Who is at Risk?

Risk Factors

A girl stands apart from other teensNo single factor puts a child at risk of being bullied or bullying others. Bullying can happen anywhere—cities, suburbs, or rural towns. Depending on the environment, some groups—such as lesbian, gay, bisexual, or transgendered (LGBT) youthyouth with disabilities, and socially isolated youth—may be at an increased risk of being bullied. 

Children at Risk of Being Bullied 

Generally, children who are bullied have one or more of the following risk factors:

  • Are perceived as different from their peers, such as being overweight or underweight, wearing glasses or different clothing, being new to a school, or being unable to afford what kids consider “cool”
  • Are perceived as weak or unable to defend themselves
  • Are depressed, anxious, or have low self esteem
  • Are less popular than others and have few friends
  • Do not get along well with others, seen as annoying or provoking, or antagonize others for attention

However, even if a child has these risk factors, it doesn’t mean that they will be bullied.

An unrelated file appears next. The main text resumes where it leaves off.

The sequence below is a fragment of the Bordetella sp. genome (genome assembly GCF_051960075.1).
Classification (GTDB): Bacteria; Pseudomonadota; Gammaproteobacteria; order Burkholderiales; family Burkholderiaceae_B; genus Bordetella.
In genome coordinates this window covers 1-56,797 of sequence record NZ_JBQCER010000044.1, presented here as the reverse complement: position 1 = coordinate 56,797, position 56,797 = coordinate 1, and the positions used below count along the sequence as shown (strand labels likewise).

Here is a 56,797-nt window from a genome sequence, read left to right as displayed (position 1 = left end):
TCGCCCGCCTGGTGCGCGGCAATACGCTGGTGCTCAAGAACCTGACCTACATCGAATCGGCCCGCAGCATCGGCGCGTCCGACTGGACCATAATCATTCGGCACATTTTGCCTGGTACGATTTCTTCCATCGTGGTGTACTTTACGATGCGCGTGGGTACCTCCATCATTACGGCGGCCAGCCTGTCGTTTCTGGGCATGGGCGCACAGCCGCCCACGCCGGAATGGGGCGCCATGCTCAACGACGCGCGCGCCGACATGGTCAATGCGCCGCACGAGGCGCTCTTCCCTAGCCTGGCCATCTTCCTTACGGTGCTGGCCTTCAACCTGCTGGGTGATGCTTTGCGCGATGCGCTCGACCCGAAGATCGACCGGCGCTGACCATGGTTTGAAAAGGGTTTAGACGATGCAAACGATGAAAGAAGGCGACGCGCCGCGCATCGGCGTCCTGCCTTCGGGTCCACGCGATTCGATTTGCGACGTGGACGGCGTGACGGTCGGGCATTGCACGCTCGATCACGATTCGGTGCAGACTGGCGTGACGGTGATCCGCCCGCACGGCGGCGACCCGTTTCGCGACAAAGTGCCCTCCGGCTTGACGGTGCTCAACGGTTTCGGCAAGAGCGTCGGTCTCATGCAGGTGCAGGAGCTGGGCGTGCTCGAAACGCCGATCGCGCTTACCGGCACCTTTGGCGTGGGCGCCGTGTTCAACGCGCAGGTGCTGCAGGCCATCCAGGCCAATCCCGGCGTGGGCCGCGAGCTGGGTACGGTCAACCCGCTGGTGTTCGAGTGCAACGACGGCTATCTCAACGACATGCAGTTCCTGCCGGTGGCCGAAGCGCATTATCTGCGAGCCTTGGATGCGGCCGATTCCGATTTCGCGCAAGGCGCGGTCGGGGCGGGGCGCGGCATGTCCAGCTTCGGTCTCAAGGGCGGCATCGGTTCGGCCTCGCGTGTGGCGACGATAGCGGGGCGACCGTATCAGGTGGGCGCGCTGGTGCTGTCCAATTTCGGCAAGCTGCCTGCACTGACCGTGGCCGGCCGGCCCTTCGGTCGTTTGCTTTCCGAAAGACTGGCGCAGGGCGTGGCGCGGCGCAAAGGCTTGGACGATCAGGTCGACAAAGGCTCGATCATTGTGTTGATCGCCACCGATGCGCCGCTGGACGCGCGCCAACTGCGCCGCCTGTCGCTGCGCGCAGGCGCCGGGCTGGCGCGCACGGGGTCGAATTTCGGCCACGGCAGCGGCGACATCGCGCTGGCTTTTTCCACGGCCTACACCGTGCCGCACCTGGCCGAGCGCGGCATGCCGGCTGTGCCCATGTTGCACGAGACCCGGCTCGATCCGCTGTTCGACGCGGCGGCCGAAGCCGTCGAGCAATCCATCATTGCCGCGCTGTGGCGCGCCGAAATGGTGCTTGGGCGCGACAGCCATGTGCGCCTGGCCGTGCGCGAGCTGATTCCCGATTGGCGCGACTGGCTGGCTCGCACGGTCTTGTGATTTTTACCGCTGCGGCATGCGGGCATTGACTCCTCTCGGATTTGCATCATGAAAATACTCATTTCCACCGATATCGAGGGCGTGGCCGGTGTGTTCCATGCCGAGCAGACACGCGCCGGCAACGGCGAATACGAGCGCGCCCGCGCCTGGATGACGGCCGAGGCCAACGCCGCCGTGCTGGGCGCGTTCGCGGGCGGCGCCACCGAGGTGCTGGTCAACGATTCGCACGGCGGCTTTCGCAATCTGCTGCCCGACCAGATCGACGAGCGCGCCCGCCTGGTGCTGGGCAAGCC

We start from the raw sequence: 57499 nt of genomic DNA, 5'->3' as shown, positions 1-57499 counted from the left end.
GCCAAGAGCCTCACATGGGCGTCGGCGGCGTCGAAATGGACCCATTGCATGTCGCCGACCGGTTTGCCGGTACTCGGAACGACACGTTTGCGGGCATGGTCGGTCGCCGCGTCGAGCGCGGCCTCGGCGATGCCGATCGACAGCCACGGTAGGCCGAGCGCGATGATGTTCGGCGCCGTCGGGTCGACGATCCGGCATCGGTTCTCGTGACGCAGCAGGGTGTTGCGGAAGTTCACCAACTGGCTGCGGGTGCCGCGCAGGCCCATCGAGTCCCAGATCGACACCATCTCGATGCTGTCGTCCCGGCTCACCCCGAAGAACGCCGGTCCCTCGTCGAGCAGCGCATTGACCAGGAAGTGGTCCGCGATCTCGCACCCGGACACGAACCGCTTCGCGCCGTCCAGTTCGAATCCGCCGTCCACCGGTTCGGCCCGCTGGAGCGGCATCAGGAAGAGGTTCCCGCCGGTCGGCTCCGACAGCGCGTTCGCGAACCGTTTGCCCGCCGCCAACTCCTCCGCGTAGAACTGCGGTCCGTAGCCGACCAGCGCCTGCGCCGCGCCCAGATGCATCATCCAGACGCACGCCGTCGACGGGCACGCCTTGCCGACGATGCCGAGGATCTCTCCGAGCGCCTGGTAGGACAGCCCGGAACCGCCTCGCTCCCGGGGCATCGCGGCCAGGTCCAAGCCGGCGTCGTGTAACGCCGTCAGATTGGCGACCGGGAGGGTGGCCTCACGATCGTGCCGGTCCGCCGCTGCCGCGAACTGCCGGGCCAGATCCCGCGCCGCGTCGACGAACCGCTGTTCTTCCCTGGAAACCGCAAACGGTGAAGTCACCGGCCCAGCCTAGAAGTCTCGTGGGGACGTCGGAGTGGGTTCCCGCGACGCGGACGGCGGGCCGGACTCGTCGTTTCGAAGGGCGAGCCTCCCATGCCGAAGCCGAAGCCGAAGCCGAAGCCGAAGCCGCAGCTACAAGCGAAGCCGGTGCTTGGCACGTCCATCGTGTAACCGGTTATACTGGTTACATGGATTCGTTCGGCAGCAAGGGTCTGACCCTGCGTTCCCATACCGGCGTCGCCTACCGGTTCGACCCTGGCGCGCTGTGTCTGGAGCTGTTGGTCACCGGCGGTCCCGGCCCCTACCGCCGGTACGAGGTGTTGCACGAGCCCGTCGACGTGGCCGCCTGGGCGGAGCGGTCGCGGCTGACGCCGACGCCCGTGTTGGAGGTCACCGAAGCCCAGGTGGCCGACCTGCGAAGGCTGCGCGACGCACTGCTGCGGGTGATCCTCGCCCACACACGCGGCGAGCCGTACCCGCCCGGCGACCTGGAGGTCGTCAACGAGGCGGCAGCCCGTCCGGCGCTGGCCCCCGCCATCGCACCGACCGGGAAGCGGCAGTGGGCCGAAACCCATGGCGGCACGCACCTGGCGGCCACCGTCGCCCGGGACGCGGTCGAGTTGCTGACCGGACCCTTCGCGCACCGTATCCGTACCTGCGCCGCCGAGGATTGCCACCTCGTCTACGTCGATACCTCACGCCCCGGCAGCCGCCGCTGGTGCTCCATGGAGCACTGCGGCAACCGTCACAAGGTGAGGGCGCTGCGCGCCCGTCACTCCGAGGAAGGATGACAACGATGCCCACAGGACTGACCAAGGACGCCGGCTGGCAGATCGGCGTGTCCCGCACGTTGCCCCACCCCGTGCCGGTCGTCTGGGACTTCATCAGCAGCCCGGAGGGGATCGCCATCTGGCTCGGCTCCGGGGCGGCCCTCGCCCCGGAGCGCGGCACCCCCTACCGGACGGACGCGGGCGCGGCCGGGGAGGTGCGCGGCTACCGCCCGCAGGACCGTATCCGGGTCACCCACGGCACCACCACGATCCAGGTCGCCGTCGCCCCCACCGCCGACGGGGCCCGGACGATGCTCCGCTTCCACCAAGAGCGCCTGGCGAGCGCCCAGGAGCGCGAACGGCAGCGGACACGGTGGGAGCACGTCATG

Children More Likely to Bully Others 

There are two types of kids who are more likely to bully others:

  • Some are well-connected to their peers, have social power, are overly concerned about their popularity, and like to dominate or be in charge of others.
  • Others are more isolated from their peers and may be depressed or anxious, have low self esteem, be less involved in school, be easily pressured by peers, or not identify with the emotions or feelings of others.

Children who have these factors are also more likely to bully others;

  • Are aggressive or easily frustrated
  • Have less parental involvement or having issues at home
  • Think badly of others
  • Have difficulty following rules
  • View violence in a positive way
  • Have friends who bully others

Remember, those who bully others do not need to be stronger or bigger than those they bully. The power imbalance can come from a number of sources—popularity, strength, cognitive ability—and children who bully may have more than one of these characteristics.

Non-discrimination Notice

The Eminence Independent School District does not discriminate on the basis of race, color, national origin, sex, disability or age in its programs or activities and provides equal access to the Boy Scouts and other designated youth groups. Inquiries may be directed to the Title IX Coordinator, Brandi Boothby, or the Section 504/ADA Title II Coordinator, Buddy Berry, at 291 West Broadway, Eminence, KY 40019; (502) 845-5427.